What New Jersey is claiming in the cost-of-living-adjustment (COLA) case is that COLAs are not part of the ‘benefits program’. However the 2011 law defines an item specifically exempt from being a non-forfeitable right and that item is not the COLA. After trying to blame the IRS for this language:
5. a. For purposes of this section, a “non-forfeitable right to receive benefits” means that the benefits program, for any employee for whom the right has attached, cannot be reduced. The provisions of this section shall not apply to post-retirement medical benefits which are provided pursuant to law.
the state veered off into the twilight zone:
It takes repeated viewing to understand where this is going and you might get to a different place but here is where I am:
The legislature that enacted the non-forfeitable right did not recognize COLAs as being nonforfeitable because in 1969 that legislature amended the Pension Adjustment Act (43:3b-8) and it said that:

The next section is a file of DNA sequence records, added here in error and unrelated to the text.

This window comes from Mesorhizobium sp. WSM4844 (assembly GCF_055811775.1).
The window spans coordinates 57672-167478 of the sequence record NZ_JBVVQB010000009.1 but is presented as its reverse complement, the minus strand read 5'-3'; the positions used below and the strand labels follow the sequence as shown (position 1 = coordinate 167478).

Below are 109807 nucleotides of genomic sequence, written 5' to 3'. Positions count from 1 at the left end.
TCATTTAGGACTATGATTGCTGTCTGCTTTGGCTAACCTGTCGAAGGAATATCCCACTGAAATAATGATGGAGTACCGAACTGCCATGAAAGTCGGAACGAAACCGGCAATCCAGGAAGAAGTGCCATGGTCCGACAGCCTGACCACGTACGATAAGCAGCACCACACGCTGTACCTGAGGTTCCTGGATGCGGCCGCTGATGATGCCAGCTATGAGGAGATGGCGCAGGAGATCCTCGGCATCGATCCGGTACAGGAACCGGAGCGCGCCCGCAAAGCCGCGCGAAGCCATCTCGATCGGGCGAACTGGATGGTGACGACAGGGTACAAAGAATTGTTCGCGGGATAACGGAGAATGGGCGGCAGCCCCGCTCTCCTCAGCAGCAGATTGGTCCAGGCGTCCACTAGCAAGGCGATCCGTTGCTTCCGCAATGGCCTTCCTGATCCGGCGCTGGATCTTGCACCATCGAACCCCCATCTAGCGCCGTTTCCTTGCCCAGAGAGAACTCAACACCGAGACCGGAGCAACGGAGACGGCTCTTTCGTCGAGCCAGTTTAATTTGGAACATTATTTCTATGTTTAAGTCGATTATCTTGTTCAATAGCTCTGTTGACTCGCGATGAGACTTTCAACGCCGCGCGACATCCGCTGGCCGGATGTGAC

should there be a blanket increase in pensions then COLAs shall terminate thereafter.
Then in December, 1987 (?) six months after the legislature put in the non-forfeitable right statute the legislature enacted Chapter 281 (8.5 of some Pension Act) which exempted firemen from that COLA termination provision and allowed the state to argue:
How could the legislature that enacted the non-forfeitable right think that it had created a contractual right to COLAs and then six months later say: “Oh wait, we need to exempt firemen from the termination clause.” If the firemen had a nonforfeitable right then there would have been no need to do that.
Maybe someone out there can speak to the accuracy of the law the state cites but, bottom line, did the state just admit that firemen DO have a non-forfeitable right to COLAs?